Sunscreen is just one element of an effective sun protection strategy. Health protection agencies and nongovernment organisations tasked with delivering sun protection messages to the general public recommend using multiple defences against excessive sun exposure including the use of clothing, hats, sunglasses, seeking shade and minimising time spent outdoors when the UV Index is ≥3. In situations when other sun protection measures are unsuitable (for a particular area of skin or a particular circumstance of exposure) sunscreen is a useful additional protection.

In Australia, public education campaigns and advice from government and nongovernment organisations on sunscreen use have shifted to recommending routine daily sunscreen application with a combination of additional sun protective measures.7 With an increased emphasis placed on sunscreen use, it is important for policy makers in public health–related sectors to maintain confidence in the safety and efficacy of sunscreens as part of a national approach to skin cancer prevention. This paper examines the benefits and risks of sunscreens, compliance requirements and how sunscreen should be used for optimal effectiveness.

Benefits and risks of sunscreens

There is coherent and compelling experimental evidence that sunscreens designed to prevent erythema also prevent DNA damage when applied to human skin before UVB exposure.8 A consensus statement from the peak bodies delivering sun protection advice in Australia and New Zealand concluded that the experimental studies and randomised trials provide strong evidence that daily sunscreen use reduces the risk of skin cancer. Furthermore, they concluded that the evidence that sunscreens are safe is both consistent and convincing, noting that adverse reactions are rare, usually temporary and almost always minor.7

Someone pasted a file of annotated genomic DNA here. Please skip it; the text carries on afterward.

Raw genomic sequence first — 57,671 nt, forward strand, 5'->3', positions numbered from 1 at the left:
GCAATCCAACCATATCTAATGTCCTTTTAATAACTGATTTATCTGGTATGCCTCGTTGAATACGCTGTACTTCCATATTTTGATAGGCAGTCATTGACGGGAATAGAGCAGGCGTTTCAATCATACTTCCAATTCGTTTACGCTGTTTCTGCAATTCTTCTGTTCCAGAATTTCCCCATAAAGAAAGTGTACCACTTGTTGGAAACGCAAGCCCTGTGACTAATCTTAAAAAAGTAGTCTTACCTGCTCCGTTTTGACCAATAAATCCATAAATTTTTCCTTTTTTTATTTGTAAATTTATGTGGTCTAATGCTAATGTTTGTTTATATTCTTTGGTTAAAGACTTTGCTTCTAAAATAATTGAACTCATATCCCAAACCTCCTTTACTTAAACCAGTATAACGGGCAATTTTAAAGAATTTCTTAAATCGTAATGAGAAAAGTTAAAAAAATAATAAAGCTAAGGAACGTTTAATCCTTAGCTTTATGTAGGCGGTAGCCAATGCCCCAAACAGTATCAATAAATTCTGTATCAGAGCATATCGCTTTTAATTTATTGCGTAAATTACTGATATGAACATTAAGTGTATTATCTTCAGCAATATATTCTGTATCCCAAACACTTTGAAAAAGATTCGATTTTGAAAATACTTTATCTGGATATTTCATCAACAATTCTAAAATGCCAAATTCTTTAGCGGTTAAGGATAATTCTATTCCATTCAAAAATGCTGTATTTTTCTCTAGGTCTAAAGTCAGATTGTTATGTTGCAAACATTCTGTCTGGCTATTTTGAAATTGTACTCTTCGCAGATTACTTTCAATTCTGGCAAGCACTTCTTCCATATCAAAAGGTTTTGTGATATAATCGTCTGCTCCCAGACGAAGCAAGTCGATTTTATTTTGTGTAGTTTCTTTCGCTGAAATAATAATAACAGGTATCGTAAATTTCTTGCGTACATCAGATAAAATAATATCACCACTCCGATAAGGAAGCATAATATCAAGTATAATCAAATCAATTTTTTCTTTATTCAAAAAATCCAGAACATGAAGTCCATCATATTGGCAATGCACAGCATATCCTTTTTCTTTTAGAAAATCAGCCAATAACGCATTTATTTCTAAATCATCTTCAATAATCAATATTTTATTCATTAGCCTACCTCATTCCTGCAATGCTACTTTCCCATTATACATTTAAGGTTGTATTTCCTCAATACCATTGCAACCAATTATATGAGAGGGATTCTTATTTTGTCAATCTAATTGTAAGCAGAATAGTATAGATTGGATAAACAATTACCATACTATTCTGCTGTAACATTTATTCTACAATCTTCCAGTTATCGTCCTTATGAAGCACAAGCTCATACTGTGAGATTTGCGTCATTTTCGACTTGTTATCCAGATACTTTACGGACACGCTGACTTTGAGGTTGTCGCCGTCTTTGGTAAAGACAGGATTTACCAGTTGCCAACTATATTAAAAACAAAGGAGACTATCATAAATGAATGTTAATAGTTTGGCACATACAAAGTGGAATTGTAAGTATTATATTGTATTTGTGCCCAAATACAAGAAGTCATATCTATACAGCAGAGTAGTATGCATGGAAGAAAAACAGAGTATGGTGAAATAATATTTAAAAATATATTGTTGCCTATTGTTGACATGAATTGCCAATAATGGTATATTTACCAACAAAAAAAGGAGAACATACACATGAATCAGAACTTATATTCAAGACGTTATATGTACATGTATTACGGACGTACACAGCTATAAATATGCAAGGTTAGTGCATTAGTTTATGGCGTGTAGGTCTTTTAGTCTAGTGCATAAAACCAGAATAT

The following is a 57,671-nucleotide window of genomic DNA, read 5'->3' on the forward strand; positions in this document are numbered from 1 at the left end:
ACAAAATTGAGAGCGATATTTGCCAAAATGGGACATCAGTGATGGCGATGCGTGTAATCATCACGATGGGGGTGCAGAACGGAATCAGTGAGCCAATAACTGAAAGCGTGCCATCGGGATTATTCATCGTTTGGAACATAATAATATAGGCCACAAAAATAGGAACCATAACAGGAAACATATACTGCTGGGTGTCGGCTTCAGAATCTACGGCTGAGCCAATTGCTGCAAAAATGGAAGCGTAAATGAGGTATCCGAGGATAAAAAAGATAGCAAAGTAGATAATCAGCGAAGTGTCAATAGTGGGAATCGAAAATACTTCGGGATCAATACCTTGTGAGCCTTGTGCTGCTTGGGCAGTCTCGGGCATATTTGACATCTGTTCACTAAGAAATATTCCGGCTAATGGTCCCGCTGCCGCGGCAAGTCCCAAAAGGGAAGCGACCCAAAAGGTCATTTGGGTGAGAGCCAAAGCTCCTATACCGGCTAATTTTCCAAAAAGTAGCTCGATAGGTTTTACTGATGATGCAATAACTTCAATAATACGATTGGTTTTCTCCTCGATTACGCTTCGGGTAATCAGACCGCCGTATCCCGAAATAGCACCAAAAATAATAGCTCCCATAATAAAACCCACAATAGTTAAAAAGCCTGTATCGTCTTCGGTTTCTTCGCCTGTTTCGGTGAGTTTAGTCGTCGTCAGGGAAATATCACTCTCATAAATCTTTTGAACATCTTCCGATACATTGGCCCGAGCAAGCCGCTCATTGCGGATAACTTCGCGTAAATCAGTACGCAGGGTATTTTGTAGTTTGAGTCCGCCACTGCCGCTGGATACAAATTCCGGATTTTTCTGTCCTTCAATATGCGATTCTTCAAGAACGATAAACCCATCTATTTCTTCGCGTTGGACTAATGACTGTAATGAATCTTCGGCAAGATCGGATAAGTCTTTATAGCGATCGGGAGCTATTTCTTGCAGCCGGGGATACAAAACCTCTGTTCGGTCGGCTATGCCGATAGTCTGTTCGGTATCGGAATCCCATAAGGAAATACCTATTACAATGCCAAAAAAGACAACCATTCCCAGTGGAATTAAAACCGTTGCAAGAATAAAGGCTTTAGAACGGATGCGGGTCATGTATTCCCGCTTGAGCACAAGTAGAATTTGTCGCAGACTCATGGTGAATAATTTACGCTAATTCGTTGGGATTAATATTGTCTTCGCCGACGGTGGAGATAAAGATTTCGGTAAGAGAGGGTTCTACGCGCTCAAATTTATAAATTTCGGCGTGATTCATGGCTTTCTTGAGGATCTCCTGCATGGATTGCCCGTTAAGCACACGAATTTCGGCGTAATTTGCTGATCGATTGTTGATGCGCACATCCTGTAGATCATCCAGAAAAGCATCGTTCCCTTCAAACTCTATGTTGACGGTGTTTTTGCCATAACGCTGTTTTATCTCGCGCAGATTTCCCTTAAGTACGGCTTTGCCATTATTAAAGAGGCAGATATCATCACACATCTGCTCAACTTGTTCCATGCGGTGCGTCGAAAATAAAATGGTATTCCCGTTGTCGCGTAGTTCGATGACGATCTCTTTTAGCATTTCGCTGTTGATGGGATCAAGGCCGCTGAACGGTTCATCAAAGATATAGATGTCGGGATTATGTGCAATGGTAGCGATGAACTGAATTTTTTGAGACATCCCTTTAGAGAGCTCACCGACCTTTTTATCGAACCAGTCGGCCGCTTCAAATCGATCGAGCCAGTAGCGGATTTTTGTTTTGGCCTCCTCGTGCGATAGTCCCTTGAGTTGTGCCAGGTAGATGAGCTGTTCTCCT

It is conservatively estimated that sun exposure is the cause of virtually all keratinocyte cancers and around 63% of melanomas in Australia.9 Olsen et al.9 also estimated prevented fractions of 9.3% for squamous cell carcinoma and 14% for melanoma through regular use of sunscreen. Based on the few randomised controlled trials in humans that have been conducted to date2,3,10, a review by Sander11 concluded that sunscreen use does reduce the risk of squamous cell carcinoma and melanoma. These studies represent the highest-quality evidence to date. The evidence from observational epidemiological studies, while more abundant, is equivocal: several have reported conflicting results.12-15 However, since these studies are observational, their results are prone to bias and confounding, and the evidence they provide is relatively weak. Several recent systematic reviews have also examined whether sunscreen use prevents skin cancer, again with mixed results, however this was largely driven by the bulk of observational evidence.16-18